The reputation resonated throughout the SEC. When Kentucky came to town, they knew they were going to get hit in the mouth.
So much for history, let's talk about these present cats and what developed on defense in spring practice! "I thought this was a very physical scrimmage," coach Rich Brooks said referring to the spring game. "If you want to win games in this league, you have to be physical."
Among several standouts, which we will talk about, the two players that made the largest splash were Myron Pryor and Dominic Lewis. Given the prior knowledge about Pryor dating all the way back to the numbers he posted at the high school combine at Louisville Ballard High School, we weren't overly surprised. Amongst other superlatives, the word physical was espoused in relation to Pryor through the spring and it wasn't often that he was block. From our observation, the best job that was done on him was via Aaron Miller.
However, Lewis had bounced around to several positions on the team and it wasn't known, despite his athleticism, whether he would take any of one of them and run. "He has learned the position, he is tough and he is going to make plays," Brooks enthusiastically said. From his defensive end position, Lewis had four tackles including a sack for an eight-yard loss in the spring game. In every scrimmage this spring, he post similar or better numbers. This was significant given the spring practice need to develop depth at defensive end.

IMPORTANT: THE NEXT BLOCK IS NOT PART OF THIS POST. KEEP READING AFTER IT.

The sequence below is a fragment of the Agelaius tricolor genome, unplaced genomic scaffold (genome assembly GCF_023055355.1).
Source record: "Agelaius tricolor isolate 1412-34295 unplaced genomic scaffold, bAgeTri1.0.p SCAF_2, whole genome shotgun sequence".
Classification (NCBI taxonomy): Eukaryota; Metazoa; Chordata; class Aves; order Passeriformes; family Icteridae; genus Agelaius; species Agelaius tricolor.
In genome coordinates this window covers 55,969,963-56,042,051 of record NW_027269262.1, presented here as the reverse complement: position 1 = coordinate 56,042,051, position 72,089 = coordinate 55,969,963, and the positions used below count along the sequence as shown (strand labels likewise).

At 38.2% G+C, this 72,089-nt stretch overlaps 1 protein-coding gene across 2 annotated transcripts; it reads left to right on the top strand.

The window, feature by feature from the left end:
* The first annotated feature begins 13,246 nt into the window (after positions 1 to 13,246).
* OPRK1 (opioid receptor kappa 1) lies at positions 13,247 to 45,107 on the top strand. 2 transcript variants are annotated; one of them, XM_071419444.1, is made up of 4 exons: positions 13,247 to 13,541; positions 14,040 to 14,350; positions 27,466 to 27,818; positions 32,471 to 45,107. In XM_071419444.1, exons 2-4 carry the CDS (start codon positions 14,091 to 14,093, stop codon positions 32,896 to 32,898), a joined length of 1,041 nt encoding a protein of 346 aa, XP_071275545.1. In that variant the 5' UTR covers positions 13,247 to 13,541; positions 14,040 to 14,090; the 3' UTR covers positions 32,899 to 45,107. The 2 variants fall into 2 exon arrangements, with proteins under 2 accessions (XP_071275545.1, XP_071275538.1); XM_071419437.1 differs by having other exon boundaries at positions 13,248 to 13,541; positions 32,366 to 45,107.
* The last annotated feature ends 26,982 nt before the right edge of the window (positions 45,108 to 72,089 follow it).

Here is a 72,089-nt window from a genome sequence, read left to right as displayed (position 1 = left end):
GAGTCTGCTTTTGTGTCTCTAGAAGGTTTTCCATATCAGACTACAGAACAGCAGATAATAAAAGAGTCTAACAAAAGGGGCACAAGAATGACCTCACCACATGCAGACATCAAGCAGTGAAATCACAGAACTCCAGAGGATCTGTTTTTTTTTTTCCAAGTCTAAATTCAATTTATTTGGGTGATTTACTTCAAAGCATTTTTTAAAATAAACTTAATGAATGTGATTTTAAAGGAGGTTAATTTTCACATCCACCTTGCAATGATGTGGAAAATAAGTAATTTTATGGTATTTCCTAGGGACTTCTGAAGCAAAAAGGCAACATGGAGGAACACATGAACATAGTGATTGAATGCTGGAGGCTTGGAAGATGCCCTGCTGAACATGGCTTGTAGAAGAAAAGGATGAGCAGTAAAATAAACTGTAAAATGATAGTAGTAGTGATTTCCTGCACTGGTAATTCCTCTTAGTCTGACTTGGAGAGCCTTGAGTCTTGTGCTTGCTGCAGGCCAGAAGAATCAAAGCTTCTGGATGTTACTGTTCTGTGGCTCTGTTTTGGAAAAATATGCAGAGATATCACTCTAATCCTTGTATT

Travis Day is another defensive end that was being talked up quite a bit this time last year. He broke his hand early in the Idaho State game and slid back into anonymity. He is now making an attempt to re-emerge as a guy who will see the field this fall. Early in the spring, defensive line coach Rick Petrie said Day's play had leveled off but he said that at some point he should break through.
Petrie said: "He (Day) is physical, he likes contact, his greatest asset is he loves contact almost to a fault sometimes. He never backs off of a challenge." Day was the second leading tackler in the spring game with six. Perhaps he's taking Brook's comment to heart when Brooks said that the competition was going to ratcheted up a notch in the fall when the freshmen arrived or maybe Day's just a gamer.
Defensive backs coach Steve Brown on Michael Schwindel: "He's got size and with that size, he shows the ability to be physical." Schwindel is a 6-foot-3, 210-pound free safety. No doubt there's going to be some juggling a the safety position in the fall when Marcus McClinton returns healthy and Corey Goodson arrives but Schwindel has shown he has to be on the field a lot. Another safety with experience and has had the word physical attached to him is Roger Williams, who will also figure in the picture. Right now he's a starter.
"Ben (McGrath) is not the most athletic guy in the world but he's going to make the right call and he's going to be in the right place every time," Archer said. "When he arrives there, he's physical and in an ugly mood." McGrath was the leading tackler in the spring game with seven tackles. McGrath emerged as pleasant surprise last season when Braxton Kelly went down.
After getting hit by Bo Smith several times Louisville's Michael Bush started stepping out of bounds on runs near the sideline. Smith started ridiculing (trash talk) Bush for such tactics and Bush responded, "I am not a fool!"
Coaches have come to expect toughness and physicality out of Wesley Woodyard. Walk-on Adam Richey shows a penchant for contact and was very good on special teams last season. This wraps up the toughness and physical part of spring practice and just because many players weren't mentioned, the defense as a whole took a significant step forward.